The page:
Martin believes that business schools are also out of position for the emerging design-based economy. In his view, even the degree — a master's of business administration — is problematic. "We're telling students that the big bucks are made by administering linear improvements — getting better and better at doing essentially the same thing," he says. "But the real challenge lies in getting better and better at a different thing: devising clever solutions to wickedly difficult problems."
That view has led Martin and a handful of other pioneers to lead a groundbreaking effort to redesign business education itself. In a first step, Rotman has allied with the Ontario College of Art & Design to launch a series of joint courses. The Illinois Institute of Technology's Institute of Design recently launched a nine-month-long executive master's degree program in design methods. And Stanford University has committed $35 million to launch its "d.school," where people from large companies and startups alike will come to learn design thinking. "We want to produce T-shaped thinkers," says David Kelley, the chairman of Ideo and founder of the d.school. "That means combining analytical thinking — the vertical leg of the T — with horizontal thinking: intuitive, experimental, and empathetic."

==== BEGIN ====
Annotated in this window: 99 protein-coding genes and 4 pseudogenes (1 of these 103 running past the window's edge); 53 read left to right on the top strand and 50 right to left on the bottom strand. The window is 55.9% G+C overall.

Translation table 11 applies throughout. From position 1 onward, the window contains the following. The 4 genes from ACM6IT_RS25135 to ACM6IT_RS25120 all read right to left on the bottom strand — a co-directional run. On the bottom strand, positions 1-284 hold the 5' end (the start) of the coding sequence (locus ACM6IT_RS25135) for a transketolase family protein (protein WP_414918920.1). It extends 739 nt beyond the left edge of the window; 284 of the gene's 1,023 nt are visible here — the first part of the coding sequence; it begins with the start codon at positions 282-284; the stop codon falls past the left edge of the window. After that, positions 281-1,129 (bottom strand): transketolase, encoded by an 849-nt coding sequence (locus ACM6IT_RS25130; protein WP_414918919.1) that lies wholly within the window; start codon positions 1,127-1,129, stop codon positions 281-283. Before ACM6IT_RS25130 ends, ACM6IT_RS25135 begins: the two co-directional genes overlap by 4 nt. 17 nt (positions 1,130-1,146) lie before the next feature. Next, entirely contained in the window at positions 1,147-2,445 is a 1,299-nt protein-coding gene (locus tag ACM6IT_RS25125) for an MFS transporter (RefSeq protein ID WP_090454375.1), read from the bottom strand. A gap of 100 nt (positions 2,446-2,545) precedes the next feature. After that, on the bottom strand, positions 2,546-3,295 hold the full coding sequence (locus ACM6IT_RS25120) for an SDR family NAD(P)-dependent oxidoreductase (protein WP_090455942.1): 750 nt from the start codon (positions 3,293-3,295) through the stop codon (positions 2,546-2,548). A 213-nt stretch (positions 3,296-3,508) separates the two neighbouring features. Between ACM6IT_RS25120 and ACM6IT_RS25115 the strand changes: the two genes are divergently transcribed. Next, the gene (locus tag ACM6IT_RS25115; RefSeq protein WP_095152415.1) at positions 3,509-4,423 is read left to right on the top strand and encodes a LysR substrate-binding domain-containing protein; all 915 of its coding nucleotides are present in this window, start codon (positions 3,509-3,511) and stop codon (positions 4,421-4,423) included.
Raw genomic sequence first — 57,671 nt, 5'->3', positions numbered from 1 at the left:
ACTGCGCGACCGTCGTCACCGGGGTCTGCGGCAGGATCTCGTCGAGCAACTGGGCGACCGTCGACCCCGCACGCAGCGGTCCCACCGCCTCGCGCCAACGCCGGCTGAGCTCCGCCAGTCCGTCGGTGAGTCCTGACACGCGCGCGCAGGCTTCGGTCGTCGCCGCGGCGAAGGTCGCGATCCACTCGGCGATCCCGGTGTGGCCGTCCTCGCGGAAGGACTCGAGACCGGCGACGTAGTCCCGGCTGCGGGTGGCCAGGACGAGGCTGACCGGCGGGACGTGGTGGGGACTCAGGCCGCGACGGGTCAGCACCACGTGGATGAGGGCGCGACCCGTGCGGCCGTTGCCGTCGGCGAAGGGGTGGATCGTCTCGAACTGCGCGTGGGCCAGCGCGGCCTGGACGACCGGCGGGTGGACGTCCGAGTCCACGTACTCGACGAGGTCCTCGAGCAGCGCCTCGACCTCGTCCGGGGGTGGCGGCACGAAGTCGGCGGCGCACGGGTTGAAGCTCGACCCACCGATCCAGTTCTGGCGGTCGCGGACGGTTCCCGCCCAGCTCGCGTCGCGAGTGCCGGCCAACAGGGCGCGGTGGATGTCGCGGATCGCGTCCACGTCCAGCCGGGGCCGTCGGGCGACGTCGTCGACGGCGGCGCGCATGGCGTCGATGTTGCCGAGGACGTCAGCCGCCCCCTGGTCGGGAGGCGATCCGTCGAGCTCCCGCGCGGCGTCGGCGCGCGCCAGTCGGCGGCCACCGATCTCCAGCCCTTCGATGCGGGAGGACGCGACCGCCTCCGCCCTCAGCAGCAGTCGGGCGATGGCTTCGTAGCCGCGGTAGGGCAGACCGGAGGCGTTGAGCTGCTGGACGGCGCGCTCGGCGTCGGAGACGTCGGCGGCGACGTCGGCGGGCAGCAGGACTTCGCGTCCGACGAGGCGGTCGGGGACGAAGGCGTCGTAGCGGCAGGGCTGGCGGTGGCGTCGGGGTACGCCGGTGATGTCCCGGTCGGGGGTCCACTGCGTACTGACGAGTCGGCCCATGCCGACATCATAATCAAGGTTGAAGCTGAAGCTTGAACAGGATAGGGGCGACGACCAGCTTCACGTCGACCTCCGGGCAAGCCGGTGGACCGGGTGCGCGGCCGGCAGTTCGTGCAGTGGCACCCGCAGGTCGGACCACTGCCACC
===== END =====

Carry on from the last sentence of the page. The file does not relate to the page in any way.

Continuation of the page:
And that's only the beginning. Rotman, the Institute of Design, and the d.school are in the early stages of mapping out a new discipline, "business design," which will seek to yoke business schools' rigor, practicality, and business relevance with design schools' creative problem solving and intensive understanding of the customer. The goal is to create a new generation of design- and business-based talent factories that will help fuel the North American economy as it undergoes its next great transformation. nFC
Bill Breen is Fast Company's senior projects editor. He is based in Boston.
A version of this article appeared in the April 2005 issue of Fast Company magazine.